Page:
They lost another heartbreaker in the Canadian championship final, this time on a dramatic last-shot winner from sharpshooter Koe, but the future looks ever so bright for this young foursome.

The question is, just how high will Team Bottcher climb?

The rink out of the Saville Community Sports Centre is entering their third season together and is already an elite squad of the World Curling Tour. And in March you should expect them to make a fourth straight Brier appearance as Alberta is theirs to take with Team Koe wearing Team Canada colours as the defending champs.

It will be interesting to see what this season has in store for Team Bottcher.


What about the dark horses?

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Robyn Silvernagle

So we know all about big names that regularly compete for titles year in and year out, but what about the best of the rest?

That group seems to be expanding every year.

The rinks led by Ontario’s Scott McDonald and Saskatchewan’s Kirk Muyres will look to build on their first Brier appearances from last year (first as a skip for Muyres) while Winnipeg’s Mike McEwen hopes to bounce back after a disappointing first-year showing with buddy Reid Carruthers.

Curling legend Glenn Howard, owner of four Brier titles and a record 17 appearances, is not ready to call it a career and remains a threat on the WCT at age 57. On the other side of the spectrum, 24-year-old Matt Dunstone could be on the cusp of breaking out

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Tyler Tardi

while three-time defending Canadian junior champion Tyler Tardi is ready to play with the big boys on a regular basis.

On the women’s side, Kerri Einarson and her Winnipeg rink comprised of former skips performed well in their first season together and should be one of the top teams once again in 2019-20. Alberta’s Casey Scheidegger, Saskatchewan’s Robyn Silvernagle, Northern Ontario’s Krista McCarville and Suzanne Birt of Prince Edward Island all have more than a decent shot at getting back to nationals, with Tracy Fleury looking to survive in Manitoba.

The reworked squads are intriguing as well. Former Canadian junior champ Kaitlyn Jones (now playing with veteran Allison Flaxey at third) and Laura Walker (teaming with Kate Cameron, Taylor McDonald and Nadine Scotland) are interesting combinations and could force some upsets on tour.

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Michelle Englot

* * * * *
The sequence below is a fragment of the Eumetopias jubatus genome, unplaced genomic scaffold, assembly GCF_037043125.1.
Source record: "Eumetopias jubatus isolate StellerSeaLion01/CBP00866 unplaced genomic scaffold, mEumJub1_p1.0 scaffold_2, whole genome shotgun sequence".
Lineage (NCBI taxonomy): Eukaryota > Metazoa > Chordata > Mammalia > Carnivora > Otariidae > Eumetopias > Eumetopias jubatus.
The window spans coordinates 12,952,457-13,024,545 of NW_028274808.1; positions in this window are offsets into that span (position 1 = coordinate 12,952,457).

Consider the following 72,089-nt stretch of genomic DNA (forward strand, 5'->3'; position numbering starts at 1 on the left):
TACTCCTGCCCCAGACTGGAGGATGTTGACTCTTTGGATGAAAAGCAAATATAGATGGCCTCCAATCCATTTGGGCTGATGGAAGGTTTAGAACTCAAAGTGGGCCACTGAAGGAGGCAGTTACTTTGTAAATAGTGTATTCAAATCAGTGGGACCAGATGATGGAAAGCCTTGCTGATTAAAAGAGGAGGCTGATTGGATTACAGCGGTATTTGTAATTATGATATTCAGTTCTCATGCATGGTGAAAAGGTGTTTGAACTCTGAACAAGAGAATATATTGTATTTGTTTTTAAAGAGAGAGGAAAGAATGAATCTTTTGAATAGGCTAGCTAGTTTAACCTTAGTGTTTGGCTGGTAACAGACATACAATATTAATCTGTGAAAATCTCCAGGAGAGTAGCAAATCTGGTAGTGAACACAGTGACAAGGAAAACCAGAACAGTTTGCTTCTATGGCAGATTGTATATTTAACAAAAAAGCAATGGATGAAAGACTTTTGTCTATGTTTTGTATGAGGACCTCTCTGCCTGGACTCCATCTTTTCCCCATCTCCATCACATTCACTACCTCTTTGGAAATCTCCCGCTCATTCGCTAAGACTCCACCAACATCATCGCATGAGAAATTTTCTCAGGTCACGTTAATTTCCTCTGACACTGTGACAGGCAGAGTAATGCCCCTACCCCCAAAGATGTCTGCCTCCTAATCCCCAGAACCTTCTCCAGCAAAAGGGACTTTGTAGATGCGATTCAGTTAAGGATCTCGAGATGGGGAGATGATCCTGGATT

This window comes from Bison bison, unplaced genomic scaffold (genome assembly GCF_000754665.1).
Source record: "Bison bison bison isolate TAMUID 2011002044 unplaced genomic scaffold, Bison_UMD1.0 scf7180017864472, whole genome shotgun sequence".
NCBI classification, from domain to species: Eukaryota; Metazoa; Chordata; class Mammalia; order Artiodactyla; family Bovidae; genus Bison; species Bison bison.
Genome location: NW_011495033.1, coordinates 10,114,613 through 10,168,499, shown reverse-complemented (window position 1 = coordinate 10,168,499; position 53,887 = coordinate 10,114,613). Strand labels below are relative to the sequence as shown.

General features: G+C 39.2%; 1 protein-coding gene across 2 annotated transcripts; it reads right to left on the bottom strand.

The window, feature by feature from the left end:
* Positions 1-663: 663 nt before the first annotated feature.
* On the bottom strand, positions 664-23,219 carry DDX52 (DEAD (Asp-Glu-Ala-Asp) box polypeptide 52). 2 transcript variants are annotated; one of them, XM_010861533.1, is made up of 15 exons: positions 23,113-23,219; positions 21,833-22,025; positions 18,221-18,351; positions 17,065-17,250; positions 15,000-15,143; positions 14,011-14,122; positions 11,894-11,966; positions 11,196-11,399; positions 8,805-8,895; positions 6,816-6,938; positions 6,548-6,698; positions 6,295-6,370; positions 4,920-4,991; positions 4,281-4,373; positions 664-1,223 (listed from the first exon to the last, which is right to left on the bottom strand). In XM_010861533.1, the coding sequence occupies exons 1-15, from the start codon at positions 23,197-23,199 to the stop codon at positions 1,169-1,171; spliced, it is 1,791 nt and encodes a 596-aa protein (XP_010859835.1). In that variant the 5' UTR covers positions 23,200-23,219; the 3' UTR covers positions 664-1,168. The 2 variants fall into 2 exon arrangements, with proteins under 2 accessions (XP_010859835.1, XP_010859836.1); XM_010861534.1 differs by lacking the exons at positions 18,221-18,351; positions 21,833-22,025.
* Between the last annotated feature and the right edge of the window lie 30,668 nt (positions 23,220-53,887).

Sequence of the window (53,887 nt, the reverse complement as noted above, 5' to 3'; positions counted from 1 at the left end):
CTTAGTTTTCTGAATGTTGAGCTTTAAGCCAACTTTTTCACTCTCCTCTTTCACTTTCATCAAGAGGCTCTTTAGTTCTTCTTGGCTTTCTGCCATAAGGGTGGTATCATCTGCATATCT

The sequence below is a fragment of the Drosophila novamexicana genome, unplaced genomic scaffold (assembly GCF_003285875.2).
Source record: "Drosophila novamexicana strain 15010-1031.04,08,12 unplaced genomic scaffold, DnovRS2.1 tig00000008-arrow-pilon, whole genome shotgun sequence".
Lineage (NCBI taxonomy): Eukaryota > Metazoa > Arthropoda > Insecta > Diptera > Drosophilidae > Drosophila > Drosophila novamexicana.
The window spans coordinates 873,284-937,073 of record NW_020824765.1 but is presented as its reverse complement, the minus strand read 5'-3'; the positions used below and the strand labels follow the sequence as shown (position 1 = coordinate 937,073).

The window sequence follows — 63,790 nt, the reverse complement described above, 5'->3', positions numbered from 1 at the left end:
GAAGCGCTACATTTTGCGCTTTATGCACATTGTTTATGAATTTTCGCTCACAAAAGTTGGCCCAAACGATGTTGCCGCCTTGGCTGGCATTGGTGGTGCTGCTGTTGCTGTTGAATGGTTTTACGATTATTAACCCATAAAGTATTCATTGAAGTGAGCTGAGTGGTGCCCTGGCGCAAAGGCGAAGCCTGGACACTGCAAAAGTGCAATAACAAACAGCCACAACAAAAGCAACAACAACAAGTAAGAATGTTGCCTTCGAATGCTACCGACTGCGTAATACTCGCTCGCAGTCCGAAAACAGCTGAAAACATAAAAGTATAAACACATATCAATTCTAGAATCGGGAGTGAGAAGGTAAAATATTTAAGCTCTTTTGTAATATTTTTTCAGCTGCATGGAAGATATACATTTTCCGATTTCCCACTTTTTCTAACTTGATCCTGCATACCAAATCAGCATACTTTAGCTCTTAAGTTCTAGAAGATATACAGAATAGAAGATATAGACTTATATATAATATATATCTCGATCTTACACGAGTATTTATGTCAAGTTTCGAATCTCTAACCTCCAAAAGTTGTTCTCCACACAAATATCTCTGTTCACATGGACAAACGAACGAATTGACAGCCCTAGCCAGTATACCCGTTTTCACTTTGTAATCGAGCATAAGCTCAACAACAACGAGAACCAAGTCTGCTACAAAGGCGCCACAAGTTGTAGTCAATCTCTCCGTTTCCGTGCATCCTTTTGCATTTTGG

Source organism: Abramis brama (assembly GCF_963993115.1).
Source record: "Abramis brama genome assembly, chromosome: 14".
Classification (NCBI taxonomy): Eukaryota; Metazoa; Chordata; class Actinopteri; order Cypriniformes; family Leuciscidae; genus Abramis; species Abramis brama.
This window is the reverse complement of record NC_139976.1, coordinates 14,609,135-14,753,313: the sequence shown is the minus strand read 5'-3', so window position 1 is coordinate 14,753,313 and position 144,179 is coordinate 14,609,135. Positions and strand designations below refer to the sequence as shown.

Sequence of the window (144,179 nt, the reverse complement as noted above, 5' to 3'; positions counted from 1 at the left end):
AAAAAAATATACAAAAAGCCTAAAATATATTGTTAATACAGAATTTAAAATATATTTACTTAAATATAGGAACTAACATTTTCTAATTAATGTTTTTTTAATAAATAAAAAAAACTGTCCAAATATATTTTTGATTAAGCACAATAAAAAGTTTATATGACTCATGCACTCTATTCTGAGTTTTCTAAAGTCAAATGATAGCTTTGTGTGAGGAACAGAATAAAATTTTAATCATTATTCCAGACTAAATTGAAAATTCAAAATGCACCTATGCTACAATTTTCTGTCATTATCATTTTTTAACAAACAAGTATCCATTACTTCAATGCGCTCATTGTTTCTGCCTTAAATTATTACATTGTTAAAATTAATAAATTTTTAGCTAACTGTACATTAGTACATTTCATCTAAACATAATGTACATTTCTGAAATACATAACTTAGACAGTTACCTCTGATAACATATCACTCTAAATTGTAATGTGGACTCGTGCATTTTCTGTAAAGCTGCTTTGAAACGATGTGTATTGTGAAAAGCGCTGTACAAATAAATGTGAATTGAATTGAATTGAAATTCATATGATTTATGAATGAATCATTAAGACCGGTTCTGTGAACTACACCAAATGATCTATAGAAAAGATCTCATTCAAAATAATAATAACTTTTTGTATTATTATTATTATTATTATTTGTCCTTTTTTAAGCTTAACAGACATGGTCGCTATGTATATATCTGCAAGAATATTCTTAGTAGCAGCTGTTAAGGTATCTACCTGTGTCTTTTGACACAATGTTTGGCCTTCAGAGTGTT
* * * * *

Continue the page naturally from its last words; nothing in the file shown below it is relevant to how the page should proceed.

However, the most notable dark horse might be Michelle Englot and her Saskatchewan rink. The 55-year-old is coming out of a brief retirement to join forces with 21-year-old Sara England, the daughter of the late Sandra Schmirler. Englot and Schmirler were rivals during the ’90s as they battled each other on numerous occasions in the prairie province to get to the Tournament of Hearts. Now, nearly two decades after the tragic passing of the curling legend, life has come full circle with the partnership of Englot and England. And imagine the scene in February if they can somehow qualify for the Scotties, which this season is being held in Moose Jaw, Sask. A dream scenario, for sure.


New World Order

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Niklas Edin

Canada has the best curling depth out of any country in the world. But at the world championships and Olympics you only get to send one representative and, lately, the international field has gotten the better of the Canucks.

We all know what happened at the 2018 Olympics in South Korea. Then, Niklas Edin of Sweden added his third and fourth world titles over the past two years in addition to international teams taking eight women’s world championships since 2010 , including five from the Swiss over that time span.

European squads like Sweden’s Edin and Anna Hasselborg, Scotland’s Ross Paterson, Bruce Mouat and Eve Muirhead as well as Silvana Tirinzoni and Peter De Cruz of Switzerland have been household names for a while, but the emergence of Asian rinks is starting to get some traction. 

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Min Ji Kim

South Korean teenager Min Ji Kim won the third leg of the Curling World Cup last season before posting an outstanding 9-3 record at the world championship. They downed another promising Asian rink in Japan’s Seina Nakajima in the bronze medal game, earning South Korea their first medal at the women’s worlds.

At the men’s worlds, 29-year-old Yuta Matsumura of Japan put together a solid week in Lethbridge, Alta., with a neat and tidy 9-3 record in the round robin before upsetting Olympic gold medalist John Shuster of the United States in the qualification game. They lost to De Cruz in the bronze medal tilt.   

How will Canada fare against the world this winter?


Eight vs. 10 Ends

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Team Kevin Koe

Every curling season seems to spark a new debate on a certain facet of the game.

A few years ago, “Broom Gate” made headlines from amateur curling all the way to the pros and even on The Late Show with Stephen Colbert as new controversial broom heads were affecting the integrity of the game.

Last year, an attempt to speed up the game with a per end time clock was met with frustration and disinterest from both players and fans alike.

Residency rules, which have always caused confusion and questions, were made clearer this off-season after Curling Canada added a birthright status option, giving curlers the ability to represent the province or territory where they were born even if they live elsewhere.

As for 2019-20, it seems the long-standing debate of playing eight or 10 ends will really start to heat up. There is strong opinion on both sides of the aisle whether events such as the Scotties, Brier and world championships should adopt the eight-end model seen at events on the WCT in an effort to cut down playing time.

"I think it needs to happen yesterday," 1974 Brier champ Warren Hansen told The Canadian Press in a recent interview. "But that's my opinion and I know a lot of the old guard of the sport still want to cling on to the 10 ends.

"But I think as we move forward here there's just so many things that have to happen to shorten this game up. It's just simply too long and if we want to get people that are younger participating, it's got to be shorter."

If the World Curling Federation decides to shorten games, it likely won’t happen until after the Beijing Winter Olympics in 2022. Curling Canada is expected to follow suit, according to The Canadian Press.